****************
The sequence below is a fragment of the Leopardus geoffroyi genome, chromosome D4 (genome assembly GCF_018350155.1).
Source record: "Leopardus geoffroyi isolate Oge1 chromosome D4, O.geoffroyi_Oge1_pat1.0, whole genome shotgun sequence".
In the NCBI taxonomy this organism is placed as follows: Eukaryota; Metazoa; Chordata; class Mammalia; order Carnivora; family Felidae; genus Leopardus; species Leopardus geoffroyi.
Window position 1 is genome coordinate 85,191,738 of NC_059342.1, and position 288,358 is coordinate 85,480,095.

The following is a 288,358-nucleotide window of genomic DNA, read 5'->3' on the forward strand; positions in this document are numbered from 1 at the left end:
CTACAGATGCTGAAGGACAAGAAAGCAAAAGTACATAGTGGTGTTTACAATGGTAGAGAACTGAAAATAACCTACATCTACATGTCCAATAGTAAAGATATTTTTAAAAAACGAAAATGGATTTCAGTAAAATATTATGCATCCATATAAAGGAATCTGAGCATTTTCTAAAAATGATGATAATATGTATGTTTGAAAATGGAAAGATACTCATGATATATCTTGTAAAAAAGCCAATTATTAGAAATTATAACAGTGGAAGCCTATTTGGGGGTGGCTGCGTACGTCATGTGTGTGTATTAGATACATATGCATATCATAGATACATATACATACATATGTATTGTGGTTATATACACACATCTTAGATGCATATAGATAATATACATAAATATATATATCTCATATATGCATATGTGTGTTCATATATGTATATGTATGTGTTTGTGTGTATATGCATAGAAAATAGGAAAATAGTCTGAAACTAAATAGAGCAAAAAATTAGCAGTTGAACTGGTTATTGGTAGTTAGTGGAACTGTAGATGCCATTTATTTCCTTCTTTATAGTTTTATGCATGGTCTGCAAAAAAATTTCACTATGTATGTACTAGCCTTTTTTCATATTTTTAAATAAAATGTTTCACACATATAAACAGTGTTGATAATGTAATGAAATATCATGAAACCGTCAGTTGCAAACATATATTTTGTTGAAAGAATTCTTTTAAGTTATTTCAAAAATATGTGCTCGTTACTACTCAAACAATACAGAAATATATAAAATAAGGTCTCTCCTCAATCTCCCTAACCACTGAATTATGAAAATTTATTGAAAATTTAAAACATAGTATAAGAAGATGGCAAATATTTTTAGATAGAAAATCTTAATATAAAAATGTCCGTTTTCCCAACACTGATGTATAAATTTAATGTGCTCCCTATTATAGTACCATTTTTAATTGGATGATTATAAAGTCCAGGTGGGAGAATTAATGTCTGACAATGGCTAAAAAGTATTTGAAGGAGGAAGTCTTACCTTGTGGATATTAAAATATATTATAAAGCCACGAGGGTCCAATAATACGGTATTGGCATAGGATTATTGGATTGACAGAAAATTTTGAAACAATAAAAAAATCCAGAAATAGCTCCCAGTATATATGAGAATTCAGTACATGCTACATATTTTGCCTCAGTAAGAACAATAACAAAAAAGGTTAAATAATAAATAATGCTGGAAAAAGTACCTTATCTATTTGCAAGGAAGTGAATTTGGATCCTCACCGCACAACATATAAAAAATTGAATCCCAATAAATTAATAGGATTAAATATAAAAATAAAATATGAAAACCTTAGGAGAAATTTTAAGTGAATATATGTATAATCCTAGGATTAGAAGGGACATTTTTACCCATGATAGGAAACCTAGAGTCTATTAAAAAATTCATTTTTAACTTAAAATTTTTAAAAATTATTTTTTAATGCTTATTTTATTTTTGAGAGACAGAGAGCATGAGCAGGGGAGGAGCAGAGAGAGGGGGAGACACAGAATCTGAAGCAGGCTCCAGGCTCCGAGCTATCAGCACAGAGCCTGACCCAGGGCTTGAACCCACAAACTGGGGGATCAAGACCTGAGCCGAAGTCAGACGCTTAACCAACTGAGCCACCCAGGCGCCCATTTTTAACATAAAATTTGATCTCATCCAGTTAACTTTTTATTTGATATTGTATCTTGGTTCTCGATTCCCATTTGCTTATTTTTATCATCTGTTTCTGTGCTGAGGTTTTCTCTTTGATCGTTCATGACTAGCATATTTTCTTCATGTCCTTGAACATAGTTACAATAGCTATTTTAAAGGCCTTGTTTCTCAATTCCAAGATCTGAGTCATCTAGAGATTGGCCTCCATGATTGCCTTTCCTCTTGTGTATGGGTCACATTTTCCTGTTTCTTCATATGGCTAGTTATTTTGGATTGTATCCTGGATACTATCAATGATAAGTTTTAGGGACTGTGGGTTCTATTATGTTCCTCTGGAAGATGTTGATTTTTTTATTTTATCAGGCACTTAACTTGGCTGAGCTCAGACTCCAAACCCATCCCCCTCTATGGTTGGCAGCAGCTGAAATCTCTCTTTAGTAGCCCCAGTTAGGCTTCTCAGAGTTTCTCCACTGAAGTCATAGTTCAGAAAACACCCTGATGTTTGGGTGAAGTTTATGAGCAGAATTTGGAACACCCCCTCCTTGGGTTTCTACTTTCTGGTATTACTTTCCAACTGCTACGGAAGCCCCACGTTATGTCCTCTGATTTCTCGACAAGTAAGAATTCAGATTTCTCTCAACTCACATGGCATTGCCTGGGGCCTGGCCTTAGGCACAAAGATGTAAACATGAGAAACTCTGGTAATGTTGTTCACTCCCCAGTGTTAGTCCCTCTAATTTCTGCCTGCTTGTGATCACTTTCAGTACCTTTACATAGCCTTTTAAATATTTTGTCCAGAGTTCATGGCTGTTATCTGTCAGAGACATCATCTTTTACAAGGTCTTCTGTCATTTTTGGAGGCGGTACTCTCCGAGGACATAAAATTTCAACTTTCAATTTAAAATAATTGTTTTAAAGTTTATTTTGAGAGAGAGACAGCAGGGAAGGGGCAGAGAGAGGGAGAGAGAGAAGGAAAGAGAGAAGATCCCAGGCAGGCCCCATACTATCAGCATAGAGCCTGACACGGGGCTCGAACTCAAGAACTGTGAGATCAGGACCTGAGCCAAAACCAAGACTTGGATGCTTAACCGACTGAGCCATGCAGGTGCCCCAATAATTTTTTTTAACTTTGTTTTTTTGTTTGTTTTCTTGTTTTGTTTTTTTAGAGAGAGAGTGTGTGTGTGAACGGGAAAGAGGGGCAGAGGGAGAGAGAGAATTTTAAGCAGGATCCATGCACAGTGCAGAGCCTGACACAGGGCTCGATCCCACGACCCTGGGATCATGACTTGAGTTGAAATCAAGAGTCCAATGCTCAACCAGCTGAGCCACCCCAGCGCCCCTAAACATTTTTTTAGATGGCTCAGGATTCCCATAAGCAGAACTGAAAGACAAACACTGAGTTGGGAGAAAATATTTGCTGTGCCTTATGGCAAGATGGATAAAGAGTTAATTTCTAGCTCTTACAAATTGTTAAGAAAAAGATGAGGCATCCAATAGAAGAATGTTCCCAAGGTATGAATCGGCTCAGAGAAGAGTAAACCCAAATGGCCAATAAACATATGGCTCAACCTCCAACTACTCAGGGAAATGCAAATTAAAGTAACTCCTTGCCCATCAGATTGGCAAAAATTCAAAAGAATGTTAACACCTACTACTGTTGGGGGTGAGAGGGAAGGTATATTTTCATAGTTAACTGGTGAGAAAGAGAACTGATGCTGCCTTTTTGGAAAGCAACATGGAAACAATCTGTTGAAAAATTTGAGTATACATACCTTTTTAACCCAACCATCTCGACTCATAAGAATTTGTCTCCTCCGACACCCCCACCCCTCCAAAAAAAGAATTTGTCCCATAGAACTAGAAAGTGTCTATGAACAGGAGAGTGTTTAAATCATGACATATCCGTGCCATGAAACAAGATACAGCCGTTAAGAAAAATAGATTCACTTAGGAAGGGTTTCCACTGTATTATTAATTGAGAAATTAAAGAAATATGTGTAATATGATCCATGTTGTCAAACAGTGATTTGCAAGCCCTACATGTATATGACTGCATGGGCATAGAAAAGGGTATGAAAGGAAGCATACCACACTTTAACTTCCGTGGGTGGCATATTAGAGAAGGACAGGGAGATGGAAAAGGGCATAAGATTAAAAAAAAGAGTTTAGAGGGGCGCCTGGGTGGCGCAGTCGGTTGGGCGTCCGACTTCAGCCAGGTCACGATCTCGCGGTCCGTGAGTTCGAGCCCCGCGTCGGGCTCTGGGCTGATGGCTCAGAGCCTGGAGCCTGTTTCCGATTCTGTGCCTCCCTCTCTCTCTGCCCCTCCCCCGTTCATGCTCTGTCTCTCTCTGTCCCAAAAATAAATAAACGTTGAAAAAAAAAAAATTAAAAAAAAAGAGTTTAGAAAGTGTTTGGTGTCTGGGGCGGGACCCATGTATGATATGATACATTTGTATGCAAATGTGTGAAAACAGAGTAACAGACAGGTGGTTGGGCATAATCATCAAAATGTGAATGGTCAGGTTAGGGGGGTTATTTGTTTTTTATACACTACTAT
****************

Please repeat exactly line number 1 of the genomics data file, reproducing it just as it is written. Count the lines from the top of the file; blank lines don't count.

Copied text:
The sequence below is a fragment of the Leopardus geoffroyi genome, chromosome D4 (genome assembly GCF_018350155.1).